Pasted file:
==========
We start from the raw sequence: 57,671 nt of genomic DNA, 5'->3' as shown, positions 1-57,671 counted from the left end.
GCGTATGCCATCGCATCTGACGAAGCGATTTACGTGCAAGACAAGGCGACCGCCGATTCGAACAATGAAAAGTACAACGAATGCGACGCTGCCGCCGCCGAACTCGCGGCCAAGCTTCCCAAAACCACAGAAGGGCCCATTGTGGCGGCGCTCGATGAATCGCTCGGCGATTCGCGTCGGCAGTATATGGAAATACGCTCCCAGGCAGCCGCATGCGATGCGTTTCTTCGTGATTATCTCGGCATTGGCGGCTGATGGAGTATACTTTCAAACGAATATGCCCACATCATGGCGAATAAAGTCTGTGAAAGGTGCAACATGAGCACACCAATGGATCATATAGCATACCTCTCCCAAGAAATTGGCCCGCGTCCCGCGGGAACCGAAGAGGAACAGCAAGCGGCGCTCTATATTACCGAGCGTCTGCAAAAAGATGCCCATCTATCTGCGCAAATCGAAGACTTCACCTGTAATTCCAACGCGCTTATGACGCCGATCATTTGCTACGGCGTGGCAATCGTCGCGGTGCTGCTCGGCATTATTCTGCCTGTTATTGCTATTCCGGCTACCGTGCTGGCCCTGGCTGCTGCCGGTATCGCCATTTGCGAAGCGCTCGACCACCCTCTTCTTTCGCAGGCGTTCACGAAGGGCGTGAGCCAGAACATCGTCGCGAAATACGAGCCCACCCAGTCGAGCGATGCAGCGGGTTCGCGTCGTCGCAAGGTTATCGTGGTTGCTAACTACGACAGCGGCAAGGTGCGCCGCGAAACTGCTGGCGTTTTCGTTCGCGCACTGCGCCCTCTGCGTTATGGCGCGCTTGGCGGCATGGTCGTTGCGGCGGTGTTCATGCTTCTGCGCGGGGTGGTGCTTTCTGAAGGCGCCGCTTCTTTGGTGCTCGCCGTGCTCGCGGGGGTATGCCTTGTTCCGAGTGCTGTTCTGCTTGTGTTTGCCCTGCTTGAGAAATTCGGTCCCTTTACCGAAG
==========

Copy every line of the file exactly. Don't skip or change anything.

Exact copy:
We start from the raw sequence: 57,671 nt of genomic DNA, 5'->3' as shown, positions 1-57,671 counted from the left end.
GCGTATGCCATCGCATCTGACGAAGCGATTTACGTGCAAGACAAGGCGACCGCCGATTCGAACAATGAAAAGTACAACGAATGCGACGCTGCCGCCGCCGAACTCGCGGCCAAGCTTCCCAAAACCACAGAAGGGCCCATTGTGGCGGCGCTCGATGAATCGCTCGGCGATTCGCGTCGGCAGTATATGGAAATACGCTCCCAGGCAGCCGCATGCGATGCGTTTCTTCGTGATTATCTCGGCATTGGCGGCTGATGGAGTATACTTTCAAACGAATATGCCCACATCATGGCGAATAAAGTCTGTGAAAGGTGCAACATGAGCACACCAATGGATCATATAGCATACCTCTCCCAAGAAATTGGCCCGCGTCCCGCGGGAACCGAAGAGGAACAGCAAGCGGCGCTCTATATTACCGAGCGTCTGCAAAAAGATGCCCATCTATCTGCGCAAATCGAAGACTTCACCTGTAATTCCAACGCGCTTATGACGCCGATCATTTGCTACGGCGTGGCAATCGTCGCGGTGCTGCTCGGCATTATTCTGCCTGTTATTGCTATTCCGGCTACCGTGCTGGCCCTGGCTGCTGCCGGTATCGCCATTTGCGAAGCGCTCGACCACCCTCTTCTTTCGCAGGCGTTCACGAAGGGCGTGAGCCAGAACATCGTCGCGAAATACGAGCCCACCCAGTCGAGCGATGCAGCGGGTTCGCGTCGTCGCAAGGTTATCGTGGTTGCTAACTACGACAGCGGCAAGGTGCGCCGCGAAACTGCTGGCGTTTTCGTTCGCGCACTGCGCCCTCTGCGTTATGGCGCGCTTGGCGGCATGGTCGTTGCGGCGGTGTTCATGCTTCTGCGCGGGGTGGTGCTTTCTGAAGGCGCCGCTTCTTTGGTGCTCGCCGTGCTCGCGGGGGTATGCCTTGTTCCGAGTGCTGTTCTGCTTGTGTTTGCCCTGCTTGAGAAATTCGGTCCCTTTACCGAAG